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'An unstable way to live'

"'An unstable way to live'" Continued...

Issue: "Return of the Lion," May 17, 2008

She muses about the way Catholics use symbolism, and how that sets them apart from some evangelical screenwriters. "We're talking about mysteries," she says. "Mere human language is going to fall short. For me it works. As a movie writer, I can use symbols," which deepen a movie even if most people don't catch their significance. "The more layering you put into it, the more there is to go back to. . . . Every time you encounter it there's something new."

She's comfortable with "letting people have to dwell with something, getting them to wrestle with the truth"-but evangelicals often feel the need to explain the meaning. "The need to have to be 'on the nose' takes the power out of the moment. If you make people have to figure it out, it's saving for them. [Evangelicals] want to make sure people get the point."

When evangelicals rely on stock figures-a mentor, say-to explain the significance of something, Nicolosi says it insults the audience. "You took away from the audience their job. You took the game out."

Nicolosi describes how one person after seeing a film of hers said, "I have to talk to you about this. This is rocking my world." She explains: "That's why we write."

Looking into our minds

Can customs agents search the contents of your laptop without having probable cause?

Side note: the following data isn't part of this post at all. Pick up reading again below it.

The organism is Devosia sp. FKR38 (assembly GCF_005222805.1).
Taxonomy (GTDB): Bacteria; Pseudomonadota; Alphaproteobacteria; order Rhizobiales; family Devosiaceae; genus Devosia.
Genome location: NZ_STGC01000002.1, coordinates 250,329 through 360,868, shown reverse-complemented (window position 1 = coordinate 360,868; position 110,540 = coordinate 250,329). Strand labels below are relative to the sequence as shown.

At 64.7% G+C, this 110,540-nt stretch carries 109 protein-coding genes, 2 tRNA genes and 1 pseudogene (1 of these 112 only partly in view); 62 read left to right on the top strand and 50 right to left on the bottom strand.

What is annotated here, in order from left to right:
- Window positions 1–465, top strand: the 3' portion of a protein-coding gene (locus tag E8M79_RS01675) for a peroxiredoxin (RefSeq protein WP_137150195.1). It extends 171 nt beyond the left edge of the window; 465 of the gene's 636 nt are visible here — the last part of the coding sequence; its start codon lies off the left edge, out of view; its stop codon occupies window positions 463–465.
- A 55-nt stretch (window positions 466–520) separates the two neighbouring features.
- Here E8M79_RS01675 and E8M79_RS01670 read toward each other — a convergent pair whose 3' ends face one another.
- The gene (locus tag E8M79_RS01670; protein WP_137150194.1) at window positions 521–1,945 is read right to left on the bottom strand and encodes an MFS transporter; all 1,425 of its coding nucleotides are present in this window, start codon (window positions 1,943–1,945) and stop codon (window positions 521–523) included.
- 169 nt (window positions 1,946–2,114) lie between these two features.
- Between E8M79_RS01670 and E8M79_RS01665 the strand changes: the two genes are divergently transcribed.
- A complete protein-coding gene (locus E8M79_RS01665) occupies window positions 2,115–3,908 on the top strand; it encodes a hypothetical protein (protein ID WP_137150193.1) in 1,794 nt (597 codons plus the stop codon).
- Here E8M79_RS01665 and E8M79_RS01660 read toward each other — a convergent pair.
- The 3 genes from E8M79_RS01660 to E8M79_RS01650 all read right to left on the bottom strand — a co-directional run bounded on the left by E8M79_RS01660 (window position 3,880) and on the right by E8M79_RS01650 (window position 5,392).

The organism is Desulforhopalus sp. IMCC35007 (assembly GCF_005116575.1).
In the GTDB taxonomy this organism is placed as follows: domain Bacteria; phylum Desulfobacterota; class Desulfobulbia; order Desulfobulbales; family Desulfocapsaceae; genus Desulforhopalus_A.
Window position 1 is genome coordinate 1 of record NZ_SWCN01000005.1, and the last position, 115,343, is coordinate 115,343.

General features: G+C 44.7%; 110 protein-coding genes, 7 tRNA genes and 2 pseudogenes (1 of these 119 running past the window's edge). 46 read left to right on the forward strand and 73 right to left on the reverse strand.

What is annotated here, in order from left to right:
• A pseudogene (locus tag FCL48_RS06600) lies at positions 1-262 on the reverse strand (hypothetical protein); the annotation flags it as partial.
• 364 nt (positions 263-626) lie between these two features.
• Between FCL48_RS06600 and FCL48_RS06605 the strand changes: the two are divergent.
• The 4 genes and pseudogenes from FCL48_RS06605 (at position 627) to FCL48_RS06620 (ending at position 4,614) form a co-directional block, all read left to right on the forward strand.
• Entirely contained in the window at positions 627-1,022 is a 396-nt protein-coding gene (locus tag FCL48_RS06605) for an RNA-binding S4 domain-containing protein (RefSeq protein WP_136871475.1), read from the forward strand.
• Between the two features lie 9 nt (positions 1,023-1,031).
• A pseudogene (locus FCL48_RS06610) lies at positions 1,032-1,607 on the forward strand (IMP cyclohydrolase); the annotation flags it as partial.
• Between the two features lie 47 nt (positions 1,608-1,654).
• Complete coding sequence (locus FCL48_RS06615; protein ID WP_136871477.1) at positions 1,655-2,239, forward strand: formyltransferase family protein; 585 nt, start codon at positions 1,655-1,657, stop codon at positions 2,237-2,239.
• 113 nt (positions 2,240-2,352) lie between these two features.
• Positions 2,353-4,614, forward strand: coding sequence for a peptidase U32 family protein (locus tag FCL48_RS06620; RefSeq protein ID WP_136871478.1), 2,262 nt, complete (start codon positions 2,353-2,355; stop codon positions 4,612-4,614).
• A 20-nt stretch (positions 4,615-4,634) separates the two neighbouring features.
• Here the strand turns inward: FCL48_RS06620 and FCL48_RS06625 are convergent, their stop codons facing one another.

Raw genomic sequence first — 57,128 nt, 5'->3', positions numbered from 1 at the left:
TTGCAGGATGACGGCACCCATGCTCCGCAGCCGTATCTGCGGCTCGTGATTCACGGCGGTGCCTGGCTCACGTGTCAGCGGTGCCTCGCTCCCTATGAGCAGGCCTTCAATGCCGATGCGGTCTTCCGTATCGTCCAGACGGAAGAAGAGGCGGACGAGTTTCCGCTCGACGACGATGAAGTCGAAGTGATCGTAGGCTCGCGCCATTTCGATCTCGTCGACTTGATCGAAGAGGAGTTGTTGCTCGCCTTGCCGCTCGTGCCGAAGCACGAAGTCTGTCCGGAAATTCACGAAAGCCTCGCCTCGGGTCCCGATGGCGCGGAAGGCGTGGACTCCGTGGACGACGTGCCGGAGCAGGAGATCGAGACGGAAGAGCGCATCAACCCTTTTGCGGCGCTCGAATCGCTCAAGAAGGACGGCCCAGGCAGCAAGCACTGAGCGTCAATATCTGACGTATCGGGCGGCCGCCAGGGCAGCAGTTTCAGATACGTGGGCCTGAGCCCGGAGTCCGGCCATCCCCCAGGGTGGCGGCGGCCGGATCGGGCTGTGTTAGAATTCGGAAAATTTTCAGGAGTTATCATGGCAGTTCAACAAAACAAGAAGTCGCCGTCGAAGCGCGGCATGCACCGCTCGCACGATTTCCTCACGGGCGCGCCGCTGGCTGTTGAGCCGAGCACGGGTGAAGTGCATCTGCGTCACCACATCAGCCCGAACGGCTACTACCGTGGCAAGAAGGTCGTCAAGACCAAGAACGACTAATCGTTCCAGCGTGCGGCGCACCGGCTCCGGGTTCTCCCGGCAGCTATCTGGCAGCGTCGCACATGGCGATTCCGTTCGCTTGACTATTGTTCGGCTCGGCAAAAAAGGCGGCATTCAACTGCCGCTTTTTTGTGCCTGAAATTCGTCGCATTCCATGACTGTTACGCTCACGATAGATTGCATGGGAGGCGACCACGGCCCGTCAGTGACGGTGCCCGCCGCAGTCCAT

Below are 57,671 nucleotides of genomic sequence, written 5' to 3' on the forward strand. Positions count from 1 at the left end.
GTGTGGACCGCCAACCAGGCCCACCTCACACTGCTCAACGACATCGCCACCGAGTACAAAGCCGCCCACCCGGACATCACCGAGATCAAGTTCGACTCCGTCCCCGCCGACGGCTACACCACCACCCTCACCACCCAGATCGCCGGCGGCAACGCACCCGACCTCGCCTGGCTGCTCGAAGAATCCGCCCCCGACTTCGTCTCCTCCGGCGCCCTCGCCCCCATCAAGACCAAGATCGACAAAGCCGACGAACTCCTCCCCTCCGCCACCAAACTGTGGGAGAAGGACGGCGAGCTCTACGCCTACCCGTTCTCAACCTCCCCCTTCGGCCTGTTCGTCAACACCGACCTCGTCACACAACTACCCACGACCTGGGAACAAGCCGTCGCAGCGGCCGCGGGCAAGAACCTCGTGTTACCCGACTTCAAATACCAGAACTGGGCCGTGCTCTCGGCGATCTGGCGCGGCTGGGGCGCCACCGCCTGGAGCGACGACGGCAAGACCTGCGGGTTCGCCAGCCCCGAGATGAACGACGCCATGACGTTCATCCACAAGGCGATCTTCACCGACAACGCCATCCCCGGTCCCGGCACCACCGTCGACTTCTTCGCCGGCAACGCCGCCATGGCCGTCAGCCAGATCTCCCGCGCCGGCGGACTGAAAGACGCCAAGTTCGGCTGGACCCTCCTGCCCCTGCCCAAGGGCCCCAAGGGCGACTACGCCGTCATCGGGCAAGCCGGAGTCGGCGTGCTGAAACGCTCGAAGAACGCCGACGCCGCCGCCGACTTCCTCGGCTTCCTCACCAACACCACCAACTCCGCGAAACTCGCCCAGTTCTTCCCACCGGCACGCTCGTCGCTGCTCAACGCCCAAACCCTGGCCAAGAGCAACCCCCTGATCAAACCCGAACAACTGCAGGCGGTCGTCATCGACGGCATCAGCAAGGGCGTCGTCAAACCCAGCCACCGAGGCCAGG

According to a decision last month by a three-member panel of the 9th Circuit Court of Appeals, the answer is yes. The panel said that searching files in a laptop is no different than searching through a suitcase.

In 2005, 43-year-old Michael Arnold was returning to the United States after a three-week visit to the Philippines. Border control agents at LAX (Los Angeles) pulled him aside for secondary screening. They asked him to turn on his laptop and then looked through his desktop files, where they found child pornography.

A federal grand jury charged Arnold with crimes related to the child porn, but an L.A. District Court judge suppressed the evidence, saying the agents didn't have reasonable suspicion to search the laptop.

Arnold's lawyer said she didn't have a problem with agents opening a computer to make sure it wasn't a bomb. But she said opening files is different than opening a suitcase: "It really is like looking into someone's mind, rather than looking into a box or a folder or a purse."

Dilbert and you

Dilbert comic strip creator Scott Adams is inviting readers to make up their own punch lines to his cartoons. Here's how Adams explained the new feature on his blog: "Write your own punch lines for Dilbert strips-just type them right into the panel-and email them to friends! . . . Starting today, mocking the idiots in your workplace is a competitive sport! This is going to be fun. I'll participate in the Punch Lines and Group Mashes too. Look for my contributions under username Scott Adams" (dilbert.com).

Susan Olasky
Susan Olasky

Susan pens book reviews and other articles for WORLD as a senior writer and has authored eight historical novels for children. Susan and her husband Marvin live in Asheville, N.C. Follow Susan on Twitter @susanolasky.

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